The simple message I took along that night was that if you serve the poor regularly, you can be seen as Jesus himself; if you serve them only occasionally, you can just be seen as â€˜Robocop.’ ”
“So, what can you say?” I asked my daughter, after letting her watch the online clip of the man and letting her read the book he had written. “He is good,” she quipped. She has not realized until that moment that the man who used to jog outside the USC Main Gym and whom she sometimes met on Sundays when she was still young was the man who is now the Superior General of the Society of the Divine Word.
The man is Fr. Heinz KulÃ¼ke, SVD, who recently turned 60. And he still keeps himself physically fit by jogging and meditation. As a young man in Germany, he had a well-paying job doing electronic work but somehow he felt something was lacking.
The Society of the Divine Word (SVD) filled up the emptiness he had in him. It was also this religious order that brought him to this part of the world. This religious society brought him to the open dumpsites of Inayawan, Cebu City and Umapad, Mandaue City.
He seemed set for the academic life when he had his graduate philosophical training at the Catholic University of America, Washington, D.C. (MA) and at Gregorian University in Rome (Ph.D). Then in 1990, he taught at the Department of Philosophy of the University of San Carlos. But while teaching philosophy to seminarians and non-seminarians alike, he felt ill at ease with being an armchair philosopher. For him, philosophy is rooted in concrete daily experiences.
In 1999, he founded the Justice, Peace, and Integrity of Creation-Integrated Development Center (JPIC-IDC), which gained him more support for his advocacy. The NGO was able to provide dwelling places for families from the dumpsite in Compostela, Cebu and initiated livelihood programs for them. Last year, JPIC-IDC with the support of its benefactors turned over more than 200 houses to the victims of typhoon Yolanda.
Before his election as Superior General, Fr. Heinz served an unprecedented three terms as Provincial Superior of the SVD Southern Province from 2005.
Fr. Heinz’s efforts made a significant impact on the well-being of the poor and marginalized. For such care and concern for the underprivileged, he was awarded with the Bundesverdienstkreuz, the Federal Cross of Merit by his homeland, Germany.
Even with such feat, Fr. Heinz is humble and down-to-earth. He puts at the center of all his labors, the poor and the marginalized, among them, the street children, the scavengers, the fisher folk, and the women in the red-light districts. And, he acknowledges the significant roles contributed by his co-workers and fellow SVDs in his missionary work.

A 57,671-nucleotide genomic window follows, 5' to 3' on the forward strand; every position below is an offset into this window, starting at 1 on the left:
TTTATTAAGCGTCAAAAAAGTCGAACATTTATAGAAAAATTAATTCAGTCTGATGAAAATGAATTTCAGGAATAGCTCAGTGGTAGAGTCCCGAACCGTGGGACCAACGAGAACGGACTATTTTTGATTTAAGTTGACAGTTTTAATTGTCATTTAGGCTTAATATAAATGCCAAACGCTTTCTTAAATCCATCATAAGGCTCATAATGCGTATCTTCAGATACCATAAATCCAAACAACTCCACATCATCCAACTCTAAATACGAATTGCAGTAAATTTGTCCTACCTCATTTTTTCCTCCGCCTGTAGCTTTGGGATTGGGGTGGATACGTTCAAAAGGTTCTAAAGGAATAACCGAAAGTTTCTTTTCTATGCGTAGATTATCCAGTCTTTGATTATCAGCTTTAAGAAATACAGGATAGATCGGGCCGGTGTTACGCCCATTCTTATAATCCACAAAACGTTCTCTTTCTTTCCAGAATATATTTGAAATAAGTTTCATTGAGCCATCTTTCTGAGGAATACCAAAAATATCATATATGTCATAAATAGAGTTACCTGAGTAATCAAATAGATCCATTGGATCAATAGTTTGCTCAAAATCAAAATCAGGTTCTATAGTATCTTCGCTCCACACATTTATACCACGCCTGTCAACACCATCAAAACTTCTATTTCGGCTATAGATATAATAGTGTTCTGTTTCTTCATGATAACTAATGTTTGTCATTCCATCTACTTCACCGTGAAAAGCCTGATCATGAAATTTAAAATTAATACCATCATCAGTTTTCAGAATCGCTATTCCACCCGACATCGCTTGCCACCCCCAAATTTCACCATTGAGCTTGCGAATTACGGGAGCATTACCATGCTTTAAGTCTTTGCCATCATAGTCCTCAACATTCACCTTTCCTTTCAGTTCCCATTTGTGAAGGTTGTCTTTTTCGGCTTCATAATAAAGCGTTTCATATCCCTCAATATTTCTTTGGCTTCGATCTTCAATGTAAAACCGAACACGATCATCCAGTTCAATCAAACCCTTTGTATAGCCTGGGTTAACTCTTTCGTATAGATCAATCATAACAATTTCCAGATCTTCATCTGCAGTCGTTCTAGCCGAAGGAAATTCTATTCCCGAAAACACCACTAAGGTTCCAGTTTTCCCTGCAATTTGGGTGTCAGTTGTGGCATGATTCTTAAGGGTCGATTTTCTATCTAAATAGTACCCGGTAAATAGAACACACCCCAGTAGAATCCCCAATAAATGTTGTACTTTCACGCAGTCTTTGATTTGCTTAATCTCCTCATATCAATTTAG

On a question regarding his personal life, Fr. Heinz replied, “About my person not much needs to be written. I prefer that the people whom we try to serve are at the center, those at the margins. It is their daily struggle for survival that is my biggest inspiration.”
For a person who puts so much energy for the people at the margins, his life need not be written. I dared asking, however, how the people would see him. My daughter finds him “good, real, simple, and understanding.” Then, I found another answer in Fr. Heinz’s book Where God Has Found His Home: Journeying with People at the Margins of Society: “That evening, I found myself surrounded by a group of Filipinos obviously wondering what I was doing. Without paying much attention I continued talking to Jeto, a crazy homeless person, but when they did not stop asking â€˜Kinsa man na siya,’ (Who is he?) undoubtedly referring to me, I told them to just ask Jeto. A little bit skeptic whether the â€˜buang’ would really be the right person to answer their question, they finally tried their luck and asked Jeto. Jeto looked at me, simply responded: â€˜JESUS siya.’ The group continued to ask-who was my companion, also a non-Filipino. Without smiling and looking very strict, he [Jeto] said: â€˜Robocop siya.’ (He is Robocop). The simple message I took along that night was that if you serve the poor regularly, you can be seen as Jesus himself; if you serve them only occasionally, you can just be seen as â€˜Robocop.’ ”
Indeed, many speak about the teachings of the holy book and the promise of heaven; Fr Heinz makes the promise of heaven felt on earth and the teaching of the Bible lived—the Word made flesh.
by Ali Mandane, Ph.D. (Department of Philosophy)
Tags: SVD, Witness to the Word, Education with a mission